- The Washington Times - Sunday, May 6, 2001

Once again, the four New York City policemen who, late one February night in 1999, mistakenly shot and killed an unarmed man named Amadou Diallo, have been exonerated of criminal wrongdoing. After two police panels examined the surge of miscues and mishaps that spurred the officers to squeeze off a furious burst of gunfire that ended the life of the 22-year-old African immigrant, New York City Police Commissioner Bernard Kerik announced that the four officers would not be disciplined.

In a bizarre twist said to be unique (and possibly illegal given the lack of any findings of misconduct), the commissioner also announced the officers would not be carrying their guns or wearing their badges in the foreseeable future. If that´s exoneration, one wonders what a misconduct finding would bring.

The officers were cleared, the department ruled, because they feared for their lives on that terrible night, and, therefore, acted within department guidelines for self-defense. That is, it was only after Diallo lay dead that the policemen, former members of the once-vaunted Street Crimes Unit, discovered that the "gun" the young man standing in a darkened Bronx doorway had whipped out of a pocket instead of following police orders to freeze was in reality just his wallet.

Last year, a jury acquitted the four officers of any crime and came to a similar conclusion: namely, that the Diallo shooting was a tragic mistake, not a crime. And in January, the Justice Department announced that it would not be pressing civil rights charges against the officers this despite the amplified efforts of such racial provocateurs as Al Sharpton, which were echoed by now-Sen. Hillary Rodham Clinton who, as a candidate, pronounced the shooting a "murder" in a pre-trial address to Mr. Sharpton´s supporters.

Even as the 26-month police investigation concludes, the Diallo case is hardly being laid to rest. Its emotional indeed, irrational power is proving irresistible for politicians now jockeying for supremacy in the upcoming New York mayoral election. Perhaps it is to be expected that Mr. Sharpton (seemingly appended to the side of Amadou Diallo´s mother Katiadou), would take the opportunity to blast the police department´s Diallo decision as "outrageous, insulting, offensive" after all, Mr. Sharpton´s last media moment was the Tawana Brawley hoax. But he is not alone. Three of the four declared mayoral candidates have also seen fit to denounce it, bringing themselves to a pitch of indignation at varying temperatures, ranging from calling it evidence "that the NYPD is incapable of policing itself" (Bronx borough president Fernando Ferrer), to saying it "raises some serious questions" (city comptroller Alan Hevesi). Mrs. Clinton has chimed in to say she, too, is "disappointed" by the decision.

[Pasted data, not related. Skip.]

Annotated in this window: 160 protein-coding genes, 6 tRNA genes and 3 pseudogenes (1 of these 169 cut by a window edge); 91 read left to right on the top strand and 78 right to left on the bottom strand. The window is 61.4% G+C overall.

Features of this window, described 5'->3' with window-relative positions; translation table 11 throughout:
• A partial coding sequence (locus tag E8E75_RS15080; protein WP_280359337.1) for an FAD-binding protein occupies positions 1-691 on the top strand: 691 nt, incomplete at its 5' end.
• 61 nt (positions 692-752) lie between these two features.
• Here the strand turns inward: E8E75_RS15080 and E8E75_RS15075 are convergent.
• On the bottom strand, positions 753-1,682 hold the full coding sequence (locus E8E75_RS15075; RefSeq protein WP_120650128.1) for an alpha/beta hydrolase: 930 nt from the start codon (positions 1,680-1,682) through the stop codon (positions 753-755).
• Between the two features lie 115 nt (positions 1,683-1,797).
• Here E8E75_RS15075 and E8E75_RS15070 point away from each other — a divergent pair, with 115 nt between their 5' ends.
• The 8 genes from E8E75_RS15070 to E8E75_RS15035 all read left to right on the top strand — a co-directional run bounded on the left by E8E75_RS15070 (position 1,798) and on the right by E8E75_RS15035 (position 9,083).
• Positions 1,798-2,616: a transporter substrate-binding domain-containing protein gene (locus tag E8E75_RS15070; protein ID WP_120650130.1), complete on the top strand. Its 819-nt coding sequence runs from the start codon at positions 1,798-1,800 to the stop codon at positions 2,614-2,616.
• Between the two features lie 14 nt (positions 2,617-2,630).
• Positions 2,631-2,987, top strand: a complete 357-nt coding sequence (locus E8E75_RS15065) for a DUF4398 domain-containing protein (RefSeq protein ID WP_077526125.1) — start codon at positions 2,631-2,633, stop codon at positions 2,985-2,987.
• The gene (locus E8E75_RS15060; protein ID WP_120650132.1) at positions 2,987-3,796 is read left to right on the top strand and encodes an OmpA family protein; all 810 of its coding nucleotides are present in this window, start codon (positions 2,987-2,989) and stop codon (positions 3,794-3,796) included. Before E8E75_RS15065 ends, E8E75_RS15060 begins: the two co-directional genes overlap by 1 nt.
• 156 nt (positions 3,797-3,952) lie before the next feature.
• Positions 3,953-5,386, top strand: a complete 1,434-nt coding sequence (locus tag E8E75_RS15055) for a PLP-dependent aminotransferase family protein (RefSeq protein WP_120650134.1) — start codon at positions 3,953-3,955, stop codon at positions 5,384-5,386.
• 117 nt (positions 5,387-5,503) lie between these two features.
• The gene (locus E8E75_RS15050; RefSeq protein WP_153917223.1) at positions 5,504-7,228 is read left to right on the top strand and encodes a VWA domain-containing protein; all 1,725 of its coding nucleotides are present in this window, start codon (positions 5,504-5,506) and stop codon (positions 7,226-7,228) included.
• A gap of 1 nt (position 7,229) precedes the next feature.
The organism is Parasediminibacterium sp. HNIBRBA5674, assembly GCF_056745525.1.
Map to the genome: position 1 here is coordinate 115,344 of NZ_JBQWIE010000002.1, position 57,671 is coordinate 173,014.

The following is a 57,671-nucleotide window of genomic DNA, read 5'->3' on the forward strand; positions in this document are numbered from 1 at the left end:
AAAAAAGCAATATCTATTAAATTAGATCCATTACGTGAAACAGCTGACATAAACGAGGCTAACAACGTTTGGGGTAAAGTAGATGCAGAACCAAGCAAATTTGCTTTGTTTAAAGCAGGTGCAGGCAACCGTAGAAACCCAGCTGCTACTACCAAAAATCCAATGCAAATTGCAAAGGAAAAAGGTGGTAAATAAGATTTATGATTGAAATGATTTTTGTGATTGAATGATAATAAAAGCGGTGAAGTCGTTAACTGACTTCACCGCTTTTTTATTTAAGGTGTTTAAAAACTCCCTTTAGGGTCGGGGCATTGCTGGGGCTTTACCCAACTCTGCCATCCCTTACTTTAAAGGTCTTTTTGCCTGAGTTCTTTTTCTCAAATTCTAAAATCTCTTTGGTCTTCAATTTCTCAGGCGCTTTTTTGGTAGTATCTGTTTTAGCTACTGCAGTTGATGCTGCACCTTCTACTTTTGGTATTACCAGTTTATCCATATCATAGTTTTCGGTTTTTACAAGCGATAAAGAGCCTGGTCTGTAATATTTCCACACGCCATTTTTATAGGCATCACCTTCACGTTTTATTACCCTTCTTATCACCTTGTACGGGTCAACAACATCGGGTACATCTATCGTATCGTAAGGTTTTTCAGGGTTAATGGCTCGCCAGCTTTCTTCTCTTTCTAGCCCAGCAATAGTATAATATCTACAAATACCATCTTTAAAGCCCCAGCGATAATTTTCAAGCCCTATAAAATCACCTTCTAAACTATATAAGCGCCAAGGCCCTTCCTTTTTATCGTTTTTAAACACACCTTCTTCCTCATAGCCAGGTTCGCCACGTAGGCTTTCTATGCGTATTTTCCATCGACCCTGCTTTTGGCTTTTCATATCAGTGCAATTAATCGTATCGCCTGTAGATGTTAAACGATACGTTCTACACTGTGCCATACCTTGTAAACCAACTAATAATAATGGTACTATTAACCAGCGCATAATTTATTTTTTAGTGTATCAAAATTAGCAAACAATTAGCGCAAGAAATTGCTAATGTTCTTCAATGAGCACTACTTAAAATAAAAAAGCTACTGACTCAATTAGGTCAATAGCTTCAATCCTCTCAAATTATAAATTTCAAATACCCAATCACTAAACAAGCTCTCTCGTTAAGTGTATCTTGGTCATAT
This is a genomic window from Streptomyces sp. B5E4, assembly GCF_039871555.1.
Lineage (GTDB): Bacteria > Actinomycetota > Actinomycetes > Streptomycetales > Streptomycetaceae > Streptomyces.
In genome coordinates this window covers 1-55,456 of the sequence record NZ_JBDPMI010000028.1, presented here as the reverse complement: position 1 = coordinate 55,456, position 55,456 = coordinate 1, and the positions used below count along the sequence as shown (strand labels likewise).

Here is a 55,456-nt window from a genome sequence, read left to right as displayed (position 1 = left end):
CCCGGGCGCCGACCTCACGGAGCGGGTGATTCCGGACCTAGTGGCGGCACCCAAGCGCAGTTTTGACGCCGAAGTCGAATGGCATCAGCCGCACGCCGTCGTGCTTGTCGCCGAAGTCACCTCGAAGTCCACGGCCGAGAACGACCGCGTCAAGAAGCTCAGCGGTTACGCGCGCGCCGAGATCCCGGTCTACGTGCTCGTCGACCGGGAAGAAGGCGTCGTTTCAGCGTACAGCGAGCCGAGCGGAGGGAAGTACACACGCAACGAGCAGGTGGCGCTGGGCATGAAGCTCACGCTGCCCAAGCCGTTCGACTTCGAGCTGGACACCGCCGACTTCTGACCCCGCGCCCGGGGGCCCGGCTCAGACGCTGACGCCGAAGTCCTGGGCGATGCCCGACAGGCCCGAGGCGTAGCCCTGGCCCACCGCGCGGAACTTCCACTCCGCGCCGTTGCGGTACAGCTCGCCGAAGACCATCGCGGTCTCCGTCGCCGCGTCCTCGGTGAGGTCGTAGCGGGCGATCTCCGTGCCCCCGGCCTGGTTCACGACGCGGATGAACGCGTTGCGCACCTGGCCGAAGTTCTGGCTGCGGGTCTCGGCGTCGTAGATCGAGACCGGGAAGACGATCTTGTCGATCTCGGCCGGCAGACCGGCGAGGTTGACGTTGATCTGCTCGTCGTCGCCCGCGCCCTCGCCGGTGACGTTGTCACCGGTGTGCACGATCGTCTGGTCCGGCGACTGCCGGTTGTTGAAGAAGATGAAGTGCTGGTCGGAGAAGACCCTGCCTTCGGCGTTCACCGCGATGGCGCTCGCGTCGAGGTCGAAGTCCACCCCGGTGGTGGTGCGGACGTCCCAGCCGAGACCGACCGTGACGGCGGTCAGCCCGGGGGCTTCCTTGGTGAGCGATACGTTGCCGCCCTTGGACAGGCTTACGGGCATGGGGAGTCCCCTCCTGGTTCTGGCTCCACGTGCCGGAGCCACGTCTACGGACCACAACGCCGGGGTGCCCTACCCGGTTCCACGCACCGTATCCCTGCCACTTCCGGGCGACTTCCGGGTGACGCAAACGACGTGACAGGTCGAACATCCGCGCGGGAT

At the risk of sounding simplistic, may we ask why? As New York Mayor Rudy Giuliani has put it, this case has been "investigated by everybody." A mixed-race jury (with a black foreman) acquitted the officers after a trial deemed "fair" by the lead prosecuting attorney, Bronx District Attorney Robert Johnson. The Justice Department, no shrinking violet in these matters, obviously agreed. Why does the police department´s recent exoneration now become such political TNT?

Perhaps the words of Dennis M. Walcott, the president of the New York Urban League, will shed some light on this question. Explaining to the New York Times that the failure to penalize the officers could jeopardize "community relations," he added, "No matter whether you thought they were guilty or innocent, some discipline was required."

Guilty or innocent, some discipline was required? In this sentiment, there is an almost palpable lurch away from the line of law and logic to the chaotic force of emotionalism, which Mr. Walcott is by no means alone in expressing. Indeed, the police department itself, clearing the men even as it strips them of their guns and badges, has fallen prey to such illogic a dangerous state of affairs where reason is unable to prevail over emotion.


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